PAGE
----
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South Loop mural aims to bring awareness to catcalling

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The mural, located at the corner of Eighth and Wabash, addresses the issue of catcalling, and how it makes women feel uncomfortable and unsafe. (Danielle Church / The DePaulia)

The mural, located at the corner of Eighth and Wabash Streets, addresses the issue of catcalling, and how it makes women feel uncomfortable and unsafe. (Danielle Church / The DePaulia)

The CTA “L” trains in Chicago have been known for their loud, screeching noises echoing through the streets. They cancel out just about every noise, including the screams of a police officer directed toward Neysa Page-Lieberman.

Page-Lieberman was on her way home from work at Columbia College Chicago, where she is the chair for the Columbia College Wabash Arts Corridor Committee, when she noticed a police officer gesture in a suggestive way to a woman walking by the CTA Roosevelt station. The woman half-smiled at the officer in a panic and shuffled away quickly.

“I didn’t blame her (for smiling),” Page-Lieberman said. “He’s a cop…he’s got a gun,” but Page-Lieberman did blame the police officer.

She felt the need to stick up for the woman because she had recently worked with artist Tatyana Fazlalizadeh on a project called “Stop Telling Women to Smile” that focuses on telling people to stop catcalling women.

Originally from Brooklyn, N.Y., Fazlalizadeh made her way to Chicago because Page-Lieberman contacted her to design a mural on 8th and Wabash Streets in the South Loop. The mural features both the project’s name and women with no facial expression, to show that a woman being told she needs to smile is not acceptable in society.

“I knew that any female walking down the street past this mural was going to feel like she has an advocate and wouldn’t feel alone,” Page-Lieberman said. “They’d feel thankful that someone is out there saying ‘You know? This is not okay. We are not going to deal with this anymore.”

(Danielle Church / The DePaulia)

(Danielle Church / The DePaulia)

Page-Lieberman also asked Fazlalizadeh to feature some of Columbia College’s students, which she gladly accepted. 20 students volunteered to be a part of the project. Before working on the mural, Fazlalizadeh met with all the students that volunteered, interviewing each one about their experiences with catcalling.

While meeting with the students, Fazlalizadeh taught the girls about microaggressions, which is when someone tells them to smile. It may not seem like they are being assaulted but it might make them really uncomfortable, angry or scared.

“(The girls) were feeling happy to be engaging in a conversation about this because it’s just a grey area where your gut tells you that this is wrong and you shouldn’t have to put up with this,” Page-Lieberman said. “Women often times feel like they can’t fight back, they can’t say leave me alone; they think they just have to smile and keep walking.”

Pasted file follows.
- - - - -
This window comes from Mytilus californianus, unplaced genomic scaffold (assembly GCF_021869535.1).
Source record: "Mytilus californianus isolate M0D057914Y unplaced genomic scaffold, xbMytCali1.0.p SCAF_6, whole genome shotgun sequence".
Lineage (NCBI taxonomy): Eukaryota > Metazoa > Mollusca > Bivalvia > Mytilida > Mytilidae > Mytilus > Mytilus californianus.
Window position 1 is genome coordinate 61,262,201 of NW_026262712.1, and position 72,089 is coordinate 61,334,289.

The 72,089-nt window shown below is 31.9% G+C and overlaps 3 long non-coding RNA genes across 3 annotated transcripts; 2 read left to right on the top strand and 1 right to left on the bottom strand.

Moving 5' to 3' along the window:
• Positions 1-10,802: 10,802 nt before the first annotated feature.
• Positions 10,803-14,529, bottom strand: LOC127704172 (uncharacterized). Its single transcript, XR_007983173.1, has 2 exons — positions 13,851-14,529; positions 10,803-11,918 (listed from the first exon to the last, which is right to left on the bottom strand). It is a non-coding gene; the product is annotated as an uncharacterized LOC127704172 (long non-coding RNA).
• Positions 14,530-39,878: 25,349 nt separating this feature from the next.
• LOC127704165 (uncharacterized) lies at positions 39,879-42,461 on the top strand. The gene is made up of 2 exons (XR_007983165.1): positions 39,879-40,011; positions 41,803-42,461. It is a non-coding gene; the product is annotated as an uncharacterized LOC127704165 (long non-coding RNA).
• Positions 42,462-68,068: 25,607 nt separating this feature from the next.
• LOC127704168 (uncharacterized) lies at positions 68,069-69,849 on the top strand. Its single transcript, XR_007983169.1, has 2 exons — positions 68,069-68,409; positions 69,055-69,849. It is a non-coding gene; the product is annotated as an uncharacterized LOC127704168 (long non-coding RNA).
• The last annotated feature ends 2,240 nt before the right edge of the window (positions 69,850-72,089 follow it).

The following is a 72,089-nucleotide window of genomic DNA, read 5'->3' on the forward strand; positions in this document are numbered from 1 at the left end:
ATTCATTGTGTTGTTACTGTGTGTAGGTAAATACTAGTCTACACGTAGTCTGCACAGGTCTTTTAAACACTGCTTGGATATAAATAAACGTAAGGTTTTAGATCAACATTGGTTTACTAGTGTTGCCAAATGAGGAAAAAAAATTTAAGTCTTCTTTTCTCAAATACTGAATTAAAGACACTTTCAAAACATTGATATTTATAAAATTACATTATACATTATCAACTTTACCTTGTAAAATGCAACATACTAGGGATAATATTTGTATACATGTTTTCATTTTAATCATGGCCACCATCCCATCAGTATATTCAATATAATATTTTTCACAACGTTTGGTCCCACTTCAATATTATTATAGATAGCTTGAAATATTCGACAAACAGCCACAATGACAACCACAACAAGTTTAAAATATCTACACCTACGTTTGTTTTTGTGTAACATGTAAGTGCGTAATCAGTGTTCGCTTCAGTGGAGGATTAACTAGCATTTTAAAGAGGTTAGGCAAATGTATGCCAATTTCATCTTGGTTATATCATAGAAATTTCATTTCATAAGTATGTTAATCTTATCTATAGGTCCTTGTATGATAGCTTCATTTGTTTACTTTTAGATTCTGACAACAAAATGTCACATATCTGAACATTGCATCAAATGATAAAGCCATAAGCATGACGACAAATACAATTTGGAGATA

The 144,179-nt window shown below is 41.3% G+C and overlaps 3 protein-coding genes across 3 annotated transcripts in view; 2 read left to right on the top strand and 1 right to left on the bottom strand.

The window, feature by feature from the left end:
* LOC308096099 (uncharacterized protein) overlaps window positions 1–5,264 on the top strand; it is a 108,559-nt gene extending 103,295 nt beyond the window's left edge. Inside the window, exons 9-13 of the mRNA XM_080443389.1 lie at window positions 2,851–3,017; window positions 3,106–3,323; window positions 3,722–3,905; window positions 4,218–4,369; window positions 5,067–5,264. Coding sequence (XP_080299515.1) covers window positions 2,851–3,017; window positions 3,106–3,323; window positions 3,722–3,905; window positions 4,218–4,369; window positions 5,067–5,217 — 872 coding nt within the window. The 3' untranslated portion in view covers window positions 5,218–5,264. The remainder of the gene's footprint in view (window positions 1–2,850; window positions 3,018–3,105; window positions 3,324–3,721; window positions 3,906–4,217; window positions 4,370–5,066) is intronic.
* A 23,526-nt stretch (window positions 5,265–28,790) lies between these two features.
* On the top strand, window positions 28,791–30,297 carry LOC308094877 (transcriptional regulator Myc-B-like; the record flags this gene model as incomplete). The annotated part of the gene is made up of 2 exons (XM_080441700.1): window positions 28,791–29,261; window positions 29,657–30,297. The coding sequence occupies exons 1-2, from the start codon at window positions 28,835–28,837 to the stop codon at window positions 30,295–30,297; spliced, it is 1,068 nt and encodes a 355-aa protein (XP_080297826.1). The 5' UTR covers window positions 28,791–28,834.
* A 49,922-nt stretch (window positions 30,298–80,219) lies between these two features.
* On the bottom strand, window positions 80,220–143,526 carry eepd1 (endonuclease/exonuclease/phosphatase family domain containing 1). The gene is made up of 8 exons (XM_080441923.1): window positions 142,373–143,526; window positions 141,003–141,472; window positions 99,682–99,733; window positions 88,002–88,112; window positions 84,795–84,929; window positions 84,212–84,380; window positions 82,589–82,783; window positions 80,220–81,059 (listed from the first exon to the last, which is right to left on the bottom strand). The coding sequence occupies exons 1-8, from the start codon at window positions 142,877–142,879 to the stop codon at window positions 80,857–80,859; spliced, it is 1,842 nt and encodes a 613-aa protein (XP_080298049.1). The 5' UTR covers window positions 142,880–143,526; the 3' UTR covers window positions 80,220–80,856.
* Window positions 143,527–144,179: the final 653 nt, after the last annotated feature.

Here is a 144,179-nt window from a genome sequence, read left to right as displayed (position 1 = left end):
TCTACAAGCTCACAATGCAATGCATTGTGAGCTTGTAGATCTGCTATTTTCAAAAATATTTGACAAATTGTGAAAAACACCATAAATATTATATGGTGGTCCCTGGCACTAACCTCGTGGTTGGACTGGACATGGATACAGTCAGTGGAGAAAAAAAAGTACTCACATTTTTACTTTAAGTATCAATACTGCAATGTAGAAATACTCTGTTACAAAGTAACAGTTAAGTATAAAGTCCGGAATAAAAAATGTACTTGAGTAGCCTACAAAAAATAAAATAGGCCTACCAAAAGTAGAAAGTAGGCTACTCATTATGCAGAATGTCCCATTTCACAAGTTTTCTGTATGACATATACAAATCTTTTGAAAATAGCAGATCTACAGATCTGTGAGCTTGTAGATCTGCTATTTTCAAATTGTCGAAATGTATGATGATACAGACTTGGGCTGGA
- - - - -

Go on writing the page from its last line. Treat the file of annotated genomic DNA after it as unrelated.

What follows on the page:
Barbara Schaffer, the Associate Vice President in DePaul’s Office of Institutional Diversity, believes that in order to send a message to people, the “Stop Telling Women to Smile” campaign is a perfect way to do so.

“I like what (Fazlalizadeh) is trying to bring attention to and she’s certainly bringing people’s attention to it. Many people identify with ‘smile and look pretty.’” Schaffer said. “That sort of phrase resonates so I think it’s a very cool campaign.”

Not all women have an easy time responding to their catcallers. According to Page Lieberman, it’s important to always assess the situation before responding.

“If it’s not a dangerous situation, you should say something back,” Page-Lieberman said. “But you should also feel empowered to talk back to somebody, if you’re not endangered. Make the harasser feel uncomfortable. Sometimes harassers apologize.”

Sometimes an apology isn’t enough though. Some women, transgender or gay people face catcalling on a daily basis.

DePaul senior Taylor Bissonette was sitting on the curb as she waited for a friend, right in front of Fazlalizadeh’s mural. Within the five minutes that she sat there, a man approached her, took out his headphones and said, “You are the most adorable person I have ever seen.”

Bissonette says this was not a new situation for her. She is approached almost every week.

“I feel really uncomfortable, and what’s worse is when you’re on the train and it happens and everyone just kind of ignores it and pretends it’s not going on,” Bissonette said.

When Fazlalizadeh had met with Page-Lieberman and the 20 students, something that seemed to be coming up constantly was how often the women would be catcalled.

“(Getting catcalled multiple times) is what everyone was talking about, and some people were even saying ‘everyday of my life’, ‘multiple times a day’, ‘every time I go outside’ and so it was really interesting. It’s kind of like, as a woman, it’s not surprising at all,” Page-Lieberman said. “You’re never going to meet anybody who has no idea what you’re talking about.”

That is, until the world can stop catcalling altogether.

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South Loop mural aims to bring awareness to catcalling